This Academic IELTS Reading post focuses on solutions to IELTS Cambridge 6 Reading Test 1 Reading Passage 2 entitled ‘Delivering the goods’. This is a targeted post for IELTS candidates who have big problems finding out and understanding Reading Answers in the Academic module. This post can guide you the best to understand every Reading answer without much trouble. Finding out IELTS Reading answers is a steady process, and this post will assist you in this case.
IELTS Cambridge 6 Test 1: AC Reading Module
Reading Passage 2:
The headline of the passage: DELIVERING THE GOODS
Questions 14-17: Identifying information
[This question asks you to find information from the passage and write the number of the paragraph (A, B, C or D … .. ) in the answer sheet. Now, if the question is given in the very first part of the question set, I’d request you not to answer them. It’s mainly because this question will not follow any sequence, and so it will surely kill your time. Rather, you should answer all the other questions first. And just like List of Headings, only read the first two lines or last two lines of the expected paragraph initially. If you find the answers, you need not read the middle part. If you don’t find answers yet, you can skim the middle part of the paragraph. Keywords will be a useful matter here.]
Question no. 14: a suggestion for improving trade in the future
Keywords for the question: suggestion, improving trade, in the future,
A special TIP: questions like this one where you have to find ‘a solution for the coming days/future’, you should take a look at the last two paragraphs. You will always find your answers there.
For this question, we have to go to the last paragraph and search for solutions or suggestions to improve trade in the future. Take a look at the last lines of paragraph I, “ .. . .. Bringing these barriers down would help the world’s economies grow even closer.”
Here, Bringing these barriers down = a suggestion, would help = indicates the future, the world’s economies grow even closer = improving trade,
So, the answer is: I
Question no. 15: the effects of the introduction of electronic delivery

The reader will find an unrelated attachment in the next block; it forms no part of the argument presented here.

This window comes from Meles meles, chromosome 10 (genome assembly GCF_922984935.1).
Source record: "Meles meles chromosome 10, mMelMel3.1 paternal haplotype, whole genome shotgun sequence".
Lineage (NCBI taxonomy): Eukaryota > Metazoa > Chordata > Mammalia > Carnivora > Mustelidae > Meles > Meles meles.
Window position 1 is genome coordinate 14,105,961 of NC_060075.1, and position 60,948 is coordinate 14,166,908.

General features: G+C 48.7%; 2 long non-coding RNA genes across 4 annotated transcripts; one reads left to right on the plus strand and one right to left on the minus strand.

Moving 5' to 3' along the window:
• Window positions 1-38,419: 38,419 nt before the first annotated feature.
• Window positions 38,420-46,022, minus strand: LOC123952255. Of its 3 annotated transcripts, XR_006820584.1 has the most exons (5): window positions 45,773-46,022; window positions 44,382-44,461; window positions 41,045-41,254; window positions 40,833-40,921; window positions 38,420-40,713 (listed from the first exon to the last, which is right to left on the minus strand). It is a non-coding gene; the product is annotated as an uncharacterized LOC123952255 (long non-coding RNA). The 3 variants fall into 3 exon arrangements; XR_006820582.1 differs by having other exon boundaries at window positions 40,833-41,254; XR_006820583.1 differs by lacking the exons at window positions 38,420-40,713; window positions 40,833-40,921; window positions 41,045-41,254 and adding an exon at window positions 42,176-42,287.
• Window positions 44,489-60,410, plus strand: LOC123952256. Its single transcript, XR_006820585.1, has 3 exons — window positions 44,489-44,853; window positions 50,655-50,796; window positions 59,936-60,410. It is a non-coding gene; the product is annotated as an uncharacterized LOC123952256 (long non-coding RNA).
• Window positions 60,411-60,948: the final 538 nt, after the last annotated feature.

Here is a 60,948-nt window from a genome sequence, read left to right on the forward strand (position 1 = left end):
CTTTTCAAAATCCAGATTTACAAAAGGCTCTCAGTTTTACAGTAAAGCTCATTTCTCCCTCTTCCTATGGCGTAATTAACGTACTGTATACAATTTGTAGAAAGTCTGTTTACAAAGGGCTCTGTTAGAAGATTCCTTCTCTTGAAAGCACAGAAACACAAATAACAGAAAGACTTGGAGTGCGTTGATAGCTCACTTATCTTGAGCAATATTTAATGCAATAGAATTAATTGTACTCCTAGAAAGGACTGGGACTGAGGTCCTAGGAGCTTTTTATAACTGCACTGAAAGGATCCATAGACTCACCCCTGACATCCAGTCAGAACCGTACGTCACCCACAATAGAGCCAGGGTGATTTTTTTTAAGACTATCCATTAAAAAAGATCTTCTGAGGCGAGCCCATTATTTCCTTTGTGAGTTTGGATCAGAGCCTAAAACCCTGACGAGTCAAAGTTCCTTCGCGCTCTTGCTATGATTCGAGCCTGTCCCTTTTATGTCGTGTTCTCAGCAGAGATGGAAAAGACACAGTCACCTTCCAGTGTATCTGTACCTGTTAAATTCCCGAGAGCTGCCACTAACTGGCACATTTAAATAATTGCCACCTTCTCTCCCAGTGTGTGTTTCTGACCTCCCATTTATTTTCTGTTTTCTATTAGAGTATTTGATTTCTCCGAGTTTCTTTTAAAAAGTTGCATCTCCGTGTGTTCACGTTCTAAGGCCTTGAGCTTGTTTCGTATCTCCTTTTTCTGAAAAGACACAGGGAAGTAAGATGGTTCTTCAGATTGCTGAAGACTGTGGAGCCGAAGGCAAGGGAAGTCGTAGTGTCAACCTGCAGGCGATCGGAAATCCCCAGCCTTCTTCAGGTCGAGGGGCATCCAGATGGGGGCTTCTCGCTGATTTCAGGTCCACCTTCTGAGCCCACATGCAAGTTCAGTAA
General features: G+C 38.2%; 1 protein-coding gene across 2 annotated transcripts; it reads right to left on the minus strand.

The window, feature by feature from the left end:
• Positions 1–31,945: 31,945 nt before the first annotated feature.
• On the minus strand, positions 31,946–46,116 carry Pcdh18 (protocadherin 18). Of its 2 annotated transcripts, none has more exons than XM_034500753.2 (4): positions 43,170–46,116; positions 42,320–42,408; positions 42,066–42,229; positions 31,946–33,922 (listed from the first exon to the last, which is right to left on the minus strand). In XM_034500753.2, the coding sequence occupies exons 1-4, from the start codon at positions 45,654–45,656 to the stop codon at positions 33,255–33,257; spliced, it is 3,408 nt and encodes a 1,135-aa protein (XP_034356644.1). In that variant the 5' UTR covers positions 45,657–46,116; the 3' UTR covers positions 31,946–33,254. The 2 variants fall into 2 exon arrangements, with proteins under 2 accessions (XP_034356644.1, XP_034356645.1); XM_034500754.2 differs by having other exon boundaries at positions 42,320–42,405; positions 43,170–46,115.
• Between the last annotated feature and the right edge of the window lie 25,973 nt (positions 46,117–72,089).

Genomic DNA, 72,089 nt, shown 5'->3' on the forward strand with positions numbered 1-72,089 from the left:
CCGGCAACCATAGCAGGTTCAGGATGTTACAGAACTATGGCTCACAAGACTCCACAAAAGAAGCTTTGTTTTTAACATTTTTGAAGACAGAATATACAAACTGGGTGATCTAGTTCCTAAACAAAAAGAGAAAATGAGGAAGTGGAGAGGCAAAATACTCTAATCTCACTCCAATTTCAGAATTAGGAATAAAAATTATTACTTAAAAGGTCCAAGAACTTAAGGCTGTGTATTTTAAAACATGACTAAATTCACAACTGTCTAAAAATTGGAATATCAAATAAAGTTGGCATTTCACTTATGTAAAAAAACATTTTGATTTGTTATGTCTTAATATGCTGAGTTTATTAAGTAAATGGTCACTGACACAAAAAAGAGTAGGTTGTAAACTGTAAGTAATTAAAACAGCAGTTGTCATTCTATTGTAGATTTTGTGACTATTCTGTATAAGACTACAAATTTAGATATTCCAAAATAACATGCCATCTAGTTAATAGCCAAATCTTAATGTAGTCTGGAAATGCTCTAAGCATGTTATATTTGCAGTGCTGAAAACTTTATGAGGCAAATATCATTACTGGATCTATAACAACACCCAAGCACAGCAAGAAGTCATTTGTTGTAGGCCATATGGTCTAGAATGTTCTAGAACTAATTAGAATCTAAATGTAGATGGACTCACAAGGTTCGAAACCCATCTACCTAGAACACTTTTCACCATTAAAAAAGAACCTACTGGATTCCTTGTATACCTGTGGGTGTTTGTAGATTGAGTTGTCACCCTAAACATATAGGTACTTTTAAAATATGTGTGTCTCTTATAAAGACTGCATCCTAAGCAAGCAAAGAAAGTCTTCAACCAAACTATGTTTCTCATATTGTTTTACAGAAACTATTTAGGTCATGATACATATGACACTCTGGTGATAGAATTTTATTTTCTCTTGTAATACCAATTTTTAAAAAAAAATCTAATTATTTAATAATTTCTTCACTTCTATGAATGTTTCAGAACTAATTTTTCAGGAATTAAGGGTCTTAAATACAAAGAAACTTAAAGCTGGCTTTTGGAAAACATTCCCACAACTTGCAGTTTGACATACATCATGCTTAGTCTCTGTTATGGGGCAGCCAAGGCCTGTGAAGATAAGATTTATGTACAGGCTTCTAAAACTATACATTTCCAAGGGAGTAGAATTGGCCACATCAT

Keywords for the question: effects, introduction of electronic delivery,
The answer can be found in paragraph F. Here, lines 2-5 say, “. . .. . Computer software can be ‘exported’ without ever loading it onto a ship, simply by transmitting it over telephone lines from one country to another, so freight rates and cargo-handling schedules become insignificant factors in deciding where to make the product. .. .. .”
Here, simply by transmitting it over telephone lines = electronic delivery, so freight rates and cargo-handling schedules become insignificant factors in deciding where to make the product = the effects,
So, the answer is: F
Question no. 16: the similar cost involved in transporting a product from abroad or from a local supplier
Keywords for the question: similar cost, transporting, product, from abroad, from a local supplier,
The answer can be found in paragraph E. Take a look at these lines, “. . .. . Computer manufacturers in Japan or Texas will not face hugely bigger freight bills if they import drives from Singapore rather than purchasing them on the domestic market. , .. .. .”
Here, import drives from Singapore = transporting a product from abroad, domestic market = local supplier,
Also, Computer manufacturers in Japan or Texas will not face hugely bigger freight bills means that companies to do not want to spend more money on products that are priced the same in a local or foreign market.
So, the answer is: E
Question no. 17: the weakening relationship between the value of goods and the cost of their delivery
Keywords for the question: weakening relationship, between, value of goods, the cost of their delivery,
The answer can be found in paragraph D. At the beginning the writer says in lines 1-2, “. . .. . Over time, however, world output has shifted into goods whose worth is unrelated to their size and weight., .. .. .”
Then the writer says again in the end, “. .. thanks to technological advances such as lightweight components, manufactured goods themselves have tended to become lighter and less bulky. As a result, less transportation is required for every dollar’s worth of imports or exports.”
Here, goods whose worth is unrelated to their size and weight = the price of some goods does not match with their size and weight,
Also, less transportation is required for every dollar’s worth of imports or exports = the relationship between value of goods and their transportation cost is becoming weak,
So, the answer is: D
Questions 18-22: TRUE, FALSE, NOT GIVEN
[In this type of question, candidates are asked to find out whether:
The statement in the question agrees with the information in the passage – TRUE
The statement in the question contradicts with the information in the passage – FALSE
If there is no information on this – NOT GIVEN
For this type of question, you can divide each statement into three independent pieces and make your way through with the answer.]
Question no. 18: International trade is increasing at a greater rate than the world economy.
Keywords for the question: international trade, increasing, greater rate, than, world economy,
The answer can be found in the first lines of paragraph A. The writer says, “International trade is growing at a startling pace. While the global economy has been expanding at a bit over 3% a year, the volume of trade has been rising at a compound annual rate of about twice that.”
Here, is growing = is increasing, global economy = world economy,
So, the answer is: TRUE
Question no. 19: Cheap labour guarantees effective trade conditions.
Keywords for the question: cheap labour, guarantees, effective trade conditions,